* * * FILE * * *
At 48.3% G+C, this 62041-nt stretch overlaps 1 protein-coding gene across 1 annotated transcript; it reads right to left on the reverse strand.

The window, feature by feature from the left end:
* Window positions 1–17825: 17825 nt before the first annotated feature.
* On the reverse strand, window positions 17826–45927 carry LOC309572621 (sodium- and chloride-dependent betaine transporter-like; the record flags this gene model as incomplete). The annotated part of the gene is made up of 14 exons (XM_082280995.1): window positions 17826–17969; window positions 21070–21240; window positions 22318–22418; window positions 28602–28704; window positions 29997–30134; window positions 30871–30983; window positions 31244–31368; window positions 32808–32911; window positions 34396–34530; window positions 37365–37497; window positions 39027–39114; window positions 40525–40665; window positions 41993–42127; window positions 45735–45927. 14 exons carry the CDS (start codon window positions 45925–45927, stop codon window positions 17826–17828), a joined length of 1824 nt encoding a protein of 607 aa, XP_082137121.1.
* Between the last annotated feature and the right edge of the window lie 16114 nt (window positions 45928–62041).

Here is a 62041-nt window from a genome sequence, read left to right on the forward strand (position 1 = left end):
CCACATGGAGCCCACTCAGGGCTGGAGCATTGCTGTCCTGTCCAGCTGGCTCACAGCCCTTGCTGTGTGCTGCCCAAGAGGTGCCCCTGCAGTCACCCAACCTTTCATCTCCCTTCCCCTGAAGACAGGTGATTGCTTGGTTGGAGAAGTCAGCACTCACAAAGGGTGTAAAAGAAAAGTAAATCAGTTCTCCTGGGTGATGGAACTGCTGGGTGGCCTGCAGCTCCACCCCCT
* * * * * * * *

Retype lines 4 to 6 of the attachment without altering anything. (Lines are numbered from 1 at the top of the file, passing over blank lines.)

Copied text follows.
* On the reverse strand, window positions 17826–45927 carry LOC309572621 (sodium- and chloride-dependent betaine transporter-like; the record flags this gene model as incomplete). The annotated part of the gene is made up of 14 exons (XM_082280995.1): window positions 17826–17969; window positions 21070–21240; window positions 22318–22418; window positions 28602–28704; window positions 29997–30134; window positions 30871–30983; window positions 31244–31368; window positions 32808–32911; window positions 34396–34530; window positions 37365–37497; window positions 39027–39114; window positions 40525–40665; window positions 41993–42127; window positions 45735–45927. 14 exons carry the CDS (start codon window positions 45925–45927, stop codon window positions 17826–17828), a joined length of 1824 nt encoding a protein of 607 aa, XP_082137121.1.
* Between the last annotated feature and the right edge of the window lie 16114 nt (window positions 45928–62041).

Here is a 62041-nt window from a genome sequence, read left to right on the forward strand (position 1 = left end):